Guest blog by George Haggett (Music, Magdalen College).
University of Oxford students are invited to enter essays about their own book collections for the Colin Franklin Prize. Entries are accepted in Week 6 of Hilary Term. See the prizes webpage for details.
Galangal and Garbage: Medieval Cookbooks Through Time
In 1780, antiquarian Samuel Pegge returned a ‘very curious’ scroll to the curator of the British Museum, containing some 229 recipes (see Figure 1). They were compiled circa 1390 by Richard II’s cooks, and Pegge would go on to publish them as The Forme of Cury: the oldest known cookbook in the English language.
Tired of my thesis and needing something to do with my hands, I saw in Cury an opportunity to combine my dual obsessions with cooking and Middle English. Medieval readers ‘ruminated’ on and ‘regurgitated’ scripture. Our epicurean way of describing texts is more than metaphor: it draws meaning from food’s ephemeral qualities. An art form that you swallow, food is either digested or decomposes, and communicating flavour is possible only by analogy, contingent on visceral likes and dislikes and deep cultural impulses. I will never taste the Middle Ages. But through these books I see the dazzlingly generative potential of recipes, both to provoke centuries-long discourses, and to bring hands to utensils and conjure up tangible, nourishing food.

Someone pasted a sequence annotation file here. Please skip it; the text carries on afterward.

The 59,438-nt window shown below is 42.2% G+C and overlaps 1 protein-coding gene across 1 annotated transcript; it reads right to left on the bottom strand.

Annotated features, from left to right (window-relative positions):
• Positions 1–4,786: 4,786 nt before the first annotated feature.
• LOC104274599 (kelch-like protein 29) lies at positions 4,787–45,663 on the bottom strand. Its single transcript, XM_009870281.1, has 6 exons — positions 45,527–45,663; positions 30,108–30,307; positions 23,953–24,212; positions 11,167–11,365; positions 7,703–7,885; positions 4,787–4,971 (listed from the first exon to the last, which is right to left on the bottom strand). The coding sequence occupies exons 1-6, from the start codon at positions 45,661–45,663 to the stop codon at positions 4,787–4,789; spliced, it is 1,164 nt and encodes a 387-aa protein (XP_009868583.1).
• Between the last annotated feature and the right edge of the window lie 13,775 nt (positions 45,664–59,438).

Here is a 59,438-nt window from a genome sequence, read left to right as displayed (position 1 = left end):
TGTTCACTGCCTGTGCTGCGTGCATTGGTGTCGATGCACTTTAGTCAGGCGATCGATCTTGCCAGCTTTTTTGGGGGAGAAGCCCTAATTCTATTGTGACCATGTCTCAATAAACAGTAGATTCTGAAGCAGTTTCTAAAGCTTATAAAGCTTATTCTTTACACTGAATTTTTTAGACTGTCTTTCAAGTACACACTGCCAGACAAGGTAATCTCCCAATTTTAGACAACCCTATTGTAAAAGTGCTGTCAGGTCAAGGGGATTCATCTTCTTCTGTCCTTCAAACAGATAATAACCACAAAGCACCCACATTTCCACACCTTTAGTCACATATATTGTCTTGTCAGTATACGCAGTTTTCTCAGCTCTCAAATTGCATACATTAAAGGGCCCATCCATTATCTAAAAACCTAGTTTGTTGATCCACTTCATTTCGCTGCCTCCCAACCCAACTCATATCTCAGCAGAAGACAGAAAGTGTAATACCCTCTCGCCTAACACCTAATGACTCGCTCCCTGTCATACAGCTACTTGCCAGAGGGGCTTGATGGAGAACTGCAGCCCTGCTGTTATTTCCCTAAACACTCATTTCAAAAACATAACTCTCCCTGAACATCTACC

I bought a cheap paperback reprint of The Forme of Cury from open-access project ForgottenBooks.org. This is my ‘dirty’ copy of Cury. In Arial typeface throughout and stained by stock and spices, its marginalia are my scribbled translations, timings, temperatures, and substitutions for obscure herbs.
I will focus here on editions of sources from Northern France and England in the thirteenth to fifteenth centuries; cultures in which upper-class milieus moved liberally, sharing texts and fashions. New-world foods like potatoes, tomatoes, and corn are absent, but other ingredients and influences that travelled with merchants, crusaders, and pilgrims (attested to by many Mediterranean, Asian, and North African sources beyond the scope of this collection) are palpable. Food’s religious significance manifests in the observance of feasting and fasting, and in broader ethics of the body. Medical ideas of the humours influence the preparation of meats, roasted or boiled according to how ‘wet’ or ‘dry’ the animal was. When something so supremely carnal as food is at issue, questions of health, spirituality, and sensuality are never far from the table.